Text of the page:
The PEN Ten is PEN America’s weekly interview series. This week, guest editor Nicole Sealey speaks to poet and playwright John Murillo. The son of an African-American father and a Mexican mother, his first poetry collection, Up Jump the Boogie, was a finalist for both the Kate Tufts Discovery Award and the PEN Open Book Award, and was named by The Huffington Post as one of “Ten Recent Books of Poetry You Should Read Right Now.” 

Full disclosure: John Murillo is my husband. That does not stop me, however, from weighing into his poems—ask him yourself.  Before ever meeting him, I knew his poems and, as a poet myself, envied his work for its beauty and relatability. I once read that the best poems are the ones in which the author and reader can come to some mutual agreement. Though that might be true, I would go so far as to argue that the best poems are those with which the reader can identify. Murillo isn’t a poet who hides behind words or conceit. Rather, he is a poet’s poet, one who reveals much of himself and, in so doing, reveals much of his readers.

When did being a writer begin to inform your sense of identity?

It was after the Rodney King verdicts were announced in April of 1992. I remember feeling simultaneously pleased and disappointed with myself that my first response was to want to write something. Not to burn, or blow up, or smash. But to write. Years later, I would come across a rap lyric that proclaimed “writing is fighting, and singing is swinging,” but I didn’t then—nor do I now, completely—buy it. But, yes, that was the moment. I realized that, for whatever good it did, this is how I would engage the world. 

Whose work would you like to steal without attribution or consequence?

While in Johannesburg this past September, I heard the novelist Aminatta Forna read a breathtaking essay written to honor the South African writer Nadine Gordimer. It was at once an homage to an important writer and a solid defense of the study of literature, the life of the mind. If she hasn’t published it yet, I’d love to claim it as my own before she does. 

Where is your favorite place to write?

Anywhere with a desk, chair, and a door that locks. Better still if there’s poor phone reception and no Internet connection.

Have you ever been arrested? Care to discuss?

No. And, no.

Obsessions are influences—what are yours?

No obsessions, and therefore no influences. Which is to say, I am an absolute original. Jokes. No, my only true obsession, I think, is the work itself. I’d like to say something less boring, but there it is.

What’s the most daring thing you’ve ever put into words?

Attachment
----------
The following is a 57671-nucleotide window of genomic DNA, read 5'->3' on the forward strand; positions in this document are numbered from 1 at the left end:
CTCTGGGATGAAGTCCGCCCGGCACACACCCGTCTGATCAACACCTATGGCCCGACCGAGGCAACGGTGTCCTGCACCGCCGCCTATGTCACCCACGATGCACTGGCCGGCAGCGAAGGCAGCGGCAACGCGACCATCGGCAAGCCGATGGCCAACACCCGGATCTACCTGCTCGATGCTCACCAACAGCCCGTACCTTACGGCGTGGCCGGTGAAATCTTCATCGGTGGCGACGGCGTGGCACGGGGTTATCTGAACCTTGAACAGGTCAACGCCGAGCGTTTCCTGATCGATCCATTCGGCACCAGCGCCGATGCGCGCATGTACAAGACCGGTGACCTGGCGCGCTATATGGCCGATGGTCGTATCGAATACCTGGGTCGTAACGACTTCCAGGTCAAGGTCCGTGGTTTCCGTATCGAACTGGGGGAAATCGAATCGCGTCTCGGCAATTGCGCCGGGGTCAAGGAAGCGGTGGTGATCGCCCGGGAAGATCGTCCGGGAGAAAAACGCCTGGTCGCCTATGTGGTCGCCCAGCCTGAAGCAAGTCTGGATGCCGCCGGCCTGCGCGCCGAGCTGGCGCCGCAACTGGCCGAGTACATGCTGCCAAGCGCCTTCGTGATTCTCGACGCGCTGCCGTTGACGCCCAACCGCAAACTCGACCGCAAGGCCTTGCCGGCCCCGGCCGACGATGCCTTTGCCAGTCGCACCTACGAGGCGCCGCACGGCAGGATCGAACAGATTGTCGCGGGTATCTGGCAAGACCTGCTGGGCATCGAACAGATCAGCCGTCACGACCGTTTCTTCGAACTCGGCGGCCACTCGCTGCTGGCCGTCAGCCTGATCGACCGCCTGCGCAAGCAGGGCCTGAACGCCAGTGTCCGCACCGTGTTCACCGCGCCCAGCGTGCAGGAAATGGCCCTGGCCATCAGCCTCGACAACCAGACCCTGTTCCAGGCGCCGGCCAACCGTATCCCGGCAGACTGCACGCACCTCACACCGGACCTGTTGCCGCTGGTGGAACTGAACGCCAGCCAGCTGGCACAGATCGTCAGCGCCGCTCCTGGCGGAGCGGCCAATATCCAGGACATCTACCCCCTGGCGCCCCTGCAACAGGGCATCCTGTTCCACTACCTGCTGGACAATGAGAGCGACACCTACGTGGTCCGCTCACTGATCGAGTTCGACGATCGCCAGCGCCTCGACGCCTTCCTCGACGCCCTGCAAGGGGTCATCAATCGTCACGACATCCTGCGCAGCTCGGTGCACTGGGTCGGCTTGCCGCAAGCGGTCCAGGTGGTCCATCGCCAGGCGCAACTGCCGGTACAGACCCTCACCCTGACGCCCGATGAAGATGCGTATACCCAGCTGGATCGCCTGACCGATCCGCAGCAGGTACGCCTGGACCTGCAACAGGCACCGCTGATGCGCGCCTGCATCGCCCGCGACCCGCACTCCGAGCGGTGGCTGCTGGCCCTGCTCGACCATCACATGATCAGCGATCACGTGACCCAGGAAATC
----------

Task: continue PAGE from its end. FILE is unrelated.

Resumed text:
A seventh grade love letter. 

What is the responsibility of the writer?

To write well. To ignore all the other bullshit now associated with the writer’s life—the conference schmooze, the twitter feeds and Facebook posts, all the talk between poets that has nothing at all to do with poetry but rather who’s winning what and where—to knock all that shit off and just write. Well.

While the notion of the public intellectual has fallen out of fashion, do you believe writers have a collective purpose?

I believe literature has the potential to make us more human. Poetry, drama, literary fiction, creative nonfiction—when done right—can show us exactly who we are and who we still might become. For better or worse. So, yes, I do believe we have a collective purpose. Not necessarily as individuals, or in our individual works, but as a whole, I think we’re here to help us—humanity—do and be better.

What book would you send to the leader of a government that imprisons writers?

I’d send a copy of the yellow pages from any major American city… along with two huge goons who would take turns beating the hell out of said leader with said yellow pages until he released said writers.

What is the line between observation and surveillance?

Observing is what we do, surveillance is what They do.


On March 15, 2016 at 6:30pm at Cave Canem’s Brooklyn loft, John Murillo will present his lecture, “Duende: Art That Possesses,” examining Federico García Lorca’s notion of a life and death struggle with a mysterious force he can only name as duende. Visit Cave Canem’s full calendar here.

Guest editor Nicole Sealey is the Programs Director at Cave Canem Foundation and the author of The Animal After Whom Other Animals Are Named, winner of the 2015 Drinking Gourd Chapbook Poetry Prize, forthcoming from Northwestern University Press. Her honors include an Elizabeth George Foundation Grant, the Stanley Kunitz Memorial Prize from The American Poetry Review, a Daniel Varoujan Award, and the Poetry International Prize. Her work has appeared in Best New PoetsCopper NickelPloughsharesThird Coast, and elsewhere. Nicole holds an MLA in Africana Studies from the University of South Florida and an MFA in creative writing from New York University. Nicole will be interviewing a distinguished and diverse group of Cave Canem fellows and friends for The PEN Ten.